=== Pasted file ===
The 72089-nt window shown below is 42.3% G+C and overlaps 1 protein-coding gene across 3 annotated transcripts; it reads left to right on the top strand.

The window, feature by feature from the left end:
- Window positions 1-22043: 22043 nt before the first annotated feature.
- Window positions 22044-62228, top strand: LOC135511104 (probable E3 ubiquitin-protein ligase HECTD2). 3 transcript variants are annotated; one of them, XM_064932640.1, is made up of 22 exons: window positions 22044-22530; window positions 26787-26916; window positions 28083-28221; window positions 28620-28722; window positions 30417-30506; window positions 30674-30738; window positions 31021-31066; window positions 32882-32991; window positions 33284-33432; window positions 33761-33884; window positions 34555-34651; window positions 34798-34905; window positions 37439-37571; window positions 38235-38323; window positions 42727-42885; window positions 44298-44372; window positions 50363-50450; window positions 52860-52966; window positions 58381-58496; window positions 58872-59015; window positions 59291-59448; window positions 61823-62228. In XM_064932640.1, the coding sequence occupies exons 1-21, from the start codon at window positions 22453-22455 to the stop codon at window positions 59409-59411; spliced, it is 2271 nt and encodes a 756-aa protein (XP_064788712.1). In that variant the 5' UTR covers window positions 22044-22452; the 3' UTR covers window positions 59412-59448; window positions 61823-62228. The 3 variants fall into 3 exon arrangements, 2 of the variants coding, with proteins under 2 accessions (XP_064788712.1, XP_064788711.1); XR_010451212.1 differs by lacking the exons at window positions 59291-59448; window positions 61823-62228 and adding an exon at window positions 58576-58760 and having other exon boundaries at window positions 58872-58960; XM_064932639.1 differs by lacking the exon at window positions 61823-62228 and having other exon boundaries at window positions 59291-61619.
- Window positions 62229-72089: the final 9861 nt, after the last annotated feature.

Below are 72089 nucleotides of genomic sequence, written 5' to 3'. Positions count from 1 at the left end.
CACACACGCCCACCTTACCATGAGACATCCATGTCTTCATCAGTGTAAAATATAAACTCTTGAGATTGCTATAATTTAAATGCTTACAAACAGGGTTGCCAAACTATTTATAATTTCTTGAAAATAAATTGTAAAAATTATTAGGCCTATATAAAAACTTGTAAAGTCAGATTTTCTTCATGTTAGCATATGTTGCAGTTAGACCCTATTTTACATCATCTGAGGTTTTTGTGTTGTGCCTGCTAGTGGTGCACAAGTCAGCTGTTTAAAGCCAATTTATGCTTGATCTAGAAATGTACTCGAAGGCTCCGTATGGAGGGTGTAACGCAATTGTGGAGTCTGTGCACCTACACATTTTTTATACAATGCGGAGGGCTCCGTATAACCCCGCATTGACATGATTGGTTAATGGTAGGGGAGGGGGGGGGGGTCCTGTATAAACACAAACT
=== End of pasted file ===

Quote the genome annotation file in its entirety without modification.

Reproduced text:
The 72089-nt window shown below is 42.3% G+C and overlaps 1 protein-coding gene across 3 annotated transcripts; it reads left to right on the top strand.

The window, feature by feature from the left end:
- Window positions 1-22043: 22043 nt before the first annotated feature.
- Window positions 22044-62228, top strand: LOC135511104 (probable E3 ubiquitin-protein ligase HECTD2). 3 transcript variants are annotated; one of them, XM_064932640.1, is made up of 22 exons: window positions 22044-22530; window positions 26787-26916; window positions 28083-28221; window positions 28620-28722; window positions 30417-30506; window positions 30674-30738; window positions 31021-31066; window positions 32882-32991; window positions 33284-33432; window positions 33761-33884; window positions 34555-34651; window positions 34798-34905; window positions 37439-37571; window positions 38235-38323; window positions 42727-42885; window positions 44298-44372; window positions 50363-50450; window positions 52860-52966; window positions 58381-58496; window positions 58872-59015; window positions 59291-59448; window positions 61823-62228. In XM_064932640.1, the coding sequence occupies exons 1-21, from the start codon at window positions 22453-22455 to the stop codon at window positions 59409-59411; spliced, it is 2271 nt and encodes a 756-aa protein (XP_064788712.1). In that variant the 5' UTR covers window positions 22044-22452; the 3' UTR covers window positions 59412-59448; window positions 61823-62228. The 3 variants fall into 3 exon arrangements, 2 of the variants coding, with proteins under 2 accessions (XP_064788712.1, XP_064788711.1); XR_010451212.1 differs by lacking the exons at window positions 59291-59448; window positions 61823-62228 and adding an exon at window positions 58576-58760 and having other exon boundaries at window positions 58872-58960; XM_064932639.1 differs by lacking the exon at window positions 61823-62228 and having other exon boundaries at window positions 59291-61619.
- Window positions 62229-72089: the final 9861 nt, after the last annotated feature.

Below are 72089 nucleotides of genomic sequence, written 5' to 3'. Positions count from 1 at the left end.
CACACACGCCCACCTTACCATGAGACATCCATGTCTTCATCAGTGTAAAATATAAACTCTTGAGATTGCTATAATTTAAATGCTTACAAACAGGGTTGCCAAACTATTTATAATTTCTTGAAAATAAATTGTAAAAATTATTAGGCCTATATAAAAACTTGTAAAGTCAGATTTTCTTCATGTTAGCATATGTTGCAGTTAGACCCTATTTTACATCATCTGAGGTTTTTGTGTTGTGCCTGCTAGTGGTGCACAAGTCAGCTGTTTAAAGCCAATTTATGCTTGATCTAGAAATGTACTCGAAGGCTCCGTATGGAGGGTGTAACGCAATTGTGGAGTCTGTGCACCTACACATTTTTTATACAATGCGGAGGGCTCCGTATAACCCCGCATTGACATGATTGGTTAATGGTAGGGGAGGGGGGGGGGGTCCTGTATAAACACAAACT